Streets & Sanitation News Release
For Immediate Release
Thursday, June 19, 2008
Invasive Species of Beetle Confirmed on South State Street
Since 2002 the Chicago Department of Streets & Sanitation's Bureau of Forestry has been working closely with the Illinois Department of Agriculture and the United States Department of Agriculture to prepare for the arrival of the Emerald Ash Borer (EAB), an invasive species of beetle from Asia that destroys the Ash Trees that it nests in. The EAB was first spotted in the United States in 2002 in Ash Trees in Southeastern Michigan. On Thursday Morning the City confirmed that the EAB has arrived in Chicago.
Last Thursday, June 12, 2008, a beetle resembling the EAB was captured on Chicago's South Side in a tree at 29th and State Street. Since many beetles resemble this pest, it was sent off for confirmation. The City has since then confirmed it is indeed the Emerald Ash Borer and on Wednesday, June 18, 2008, Streets & Sanitation officials spotted another EAB emerging from a downed tree limb on the same site.
Streets & Sanitation Commissioner Michael J. Picardi was joined at the Thursday morning press conference by his senior Forestry managers,representatives from the Federal and State department's of agriculture, local officials including 3rd Ward Alderman Pat Dowell and Senator Dick Durbin's Chief of Staff Mike Daly, as well as officials from the Morton Arboretum and the Illinois Institute of Technology.
"We have been working with our federal and state allies to implement an EAB Management plan designed to protect our urban forest while combating the spread of the EAB in our area." stated Commissioner Michael J. Picardi. "This promises to be a much tougher fight than we had with other invasive insects because the EAB is aggressive and Chicago has a large population of Ash Trees."
The host tree at 29th and State where Chicago's first EAB was found was also the first tree taken down Thursday in Chicago due to infestation by the EAB. City Forestry crews will also be surveying the immediate area to see if any other trees are infested and need to be addressed.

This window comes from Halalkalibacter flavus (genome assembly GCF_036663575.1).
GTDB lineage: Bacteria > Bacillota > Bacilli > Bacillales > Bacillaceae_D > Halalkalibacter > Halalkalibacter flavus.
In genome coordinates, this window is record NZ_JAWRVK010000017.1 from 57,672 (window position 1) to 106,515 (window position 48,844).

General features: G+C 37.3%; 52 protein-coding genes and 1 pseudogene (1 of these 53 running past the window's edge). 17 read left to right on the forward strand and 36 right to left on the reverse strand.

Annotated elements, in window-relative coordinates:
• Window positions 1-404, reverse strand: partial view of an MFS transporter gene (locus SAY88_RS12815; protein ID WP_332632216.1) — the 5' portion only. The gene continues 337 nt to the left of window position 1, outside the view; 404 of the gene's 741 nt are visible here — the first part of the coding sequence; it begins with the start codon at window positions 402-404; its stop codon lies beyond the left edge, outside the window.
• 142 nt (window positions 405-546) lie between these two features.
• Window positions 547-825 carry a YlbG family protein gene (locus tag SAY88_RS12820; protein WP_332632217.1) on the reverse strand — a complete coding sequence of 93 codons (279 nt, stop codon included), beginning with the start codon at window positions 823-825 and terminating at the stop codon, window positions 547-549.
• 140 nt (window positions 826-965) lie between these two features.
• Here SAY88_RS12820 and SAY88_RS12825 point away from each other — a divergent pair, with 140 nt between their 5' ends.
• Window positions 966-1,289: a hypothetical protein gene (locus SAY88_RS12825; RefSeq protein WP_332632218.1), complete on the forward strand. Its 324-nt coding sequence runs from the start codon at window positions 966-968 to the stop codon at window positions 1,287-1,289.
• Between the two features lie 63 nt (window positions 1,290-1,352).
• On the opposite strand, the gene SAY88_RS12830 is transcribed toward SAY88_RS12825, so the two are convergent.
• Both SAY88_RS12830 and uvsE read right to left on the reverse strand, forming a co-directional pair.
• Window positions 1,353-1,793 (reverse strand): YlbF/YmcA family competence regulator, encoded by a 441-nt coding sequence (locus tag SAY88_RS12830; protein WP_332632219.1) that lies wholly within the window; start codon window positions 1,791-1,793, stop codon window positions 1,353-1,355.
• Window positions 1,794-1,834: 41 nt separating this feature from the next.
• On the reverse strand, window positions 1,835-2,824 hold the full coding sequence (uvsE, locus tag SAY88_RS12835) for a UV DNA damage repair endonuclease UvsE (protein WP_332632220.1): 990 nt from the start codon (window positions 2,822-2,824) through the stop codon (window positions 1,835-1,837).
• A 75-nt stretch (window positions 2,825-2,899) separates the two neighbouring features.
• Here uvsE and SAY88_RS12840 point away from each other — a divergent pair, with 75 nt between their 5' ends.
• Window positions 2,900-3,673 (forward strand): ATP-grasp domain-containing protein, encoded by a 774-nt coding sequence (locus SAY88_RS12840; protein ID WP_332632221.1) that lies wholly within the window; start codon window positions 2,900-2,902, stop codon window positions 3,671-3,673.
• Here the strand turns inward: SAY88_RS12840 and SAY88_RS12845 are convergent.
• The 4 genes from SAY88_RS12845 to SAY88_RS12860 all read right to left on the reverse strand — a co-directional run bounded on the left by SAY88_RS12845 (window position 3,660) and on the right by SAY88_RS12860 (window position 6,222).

The City's broader game plan is to actively manage the EAB response through a multiple strategy approach. This will include a citywide survey of all Ash Trees over the next 12 weeks to identify which trees are infested and which aren't.
Any limbs determined to be hazardous will be immediately removed and our inspectors will continue to monitor these trees for accelerated decline. Any trees found to be dead or in accelerated decline will be removed and chipped.
Trees that are found to be in good shape and free from infestation might be determined to be good candidates to be saved through the use of an internal insecticide called "Tree-age" that has just recently been approved for use by the State of Illinois Department of Agriculture. In order to use the product effectively, the manufacturer advises that the City must wait until September for first use.
Streets & Sanitation's Bureau of Forestry has been preparing for the arrival of the EAB in Chicago since it was first discovered in 2002 by working closely with their State and Federal counterparts. In 2003 the City imposed a ban on the planting of Ash Trees in the public way. The City has also been using traps to detect the presence of the EAB and will expand the use of these traps to 114 locations throughout the city. An Emerald Ash Borer found in a trap could indicate a presence up to 1 mile away.
The City of Chicago has also been working closely with the office of United States Senator Dick Durbin to secure funding for the battle against this new invasive pest. "Federal funding will be a critical resource in Chicago to assist officials in their effort to minimize the infestation and maximize our ability to utilize urban ash trees," said Senator Durbin in a statement. "That is why I will continue to lead a bipartisan effort in Congress to stop the spread of this invasive species."
Durbin has been actively involved in efforts to secure emergency assistance for dealing with Emerald Ash Borer (EAB) since it was first discovered in Illinois in June 2006. Since then, over $10 million in federal funding has been allocated for EAB efforts in the state. Durbin also authored a provision in the Farm Bill known as the EAB Revolving Loan Fund which allows cities to finance their EAB expenses.
The EAB is responsible for destroying over 20 million trees in Michigan, Ohio, Indiana, Illinois, Maryland, and Canada. Beetle larvae feed under the bark and outer sapwood of the ash tree, producing galleries that eventually kill branches and entire trees.
In Chicago, ash makes up around 19% of the City's street tree population or about 96,000 trees. When adding an estimated 500,000 ash trees from private property to the total, ash trees become one of the most common trees found in the City.
For More information on the Emerald Ash Borer residents can visit Streets & Sanitation's home page at www.cityofchicago.org/StreetsAndSan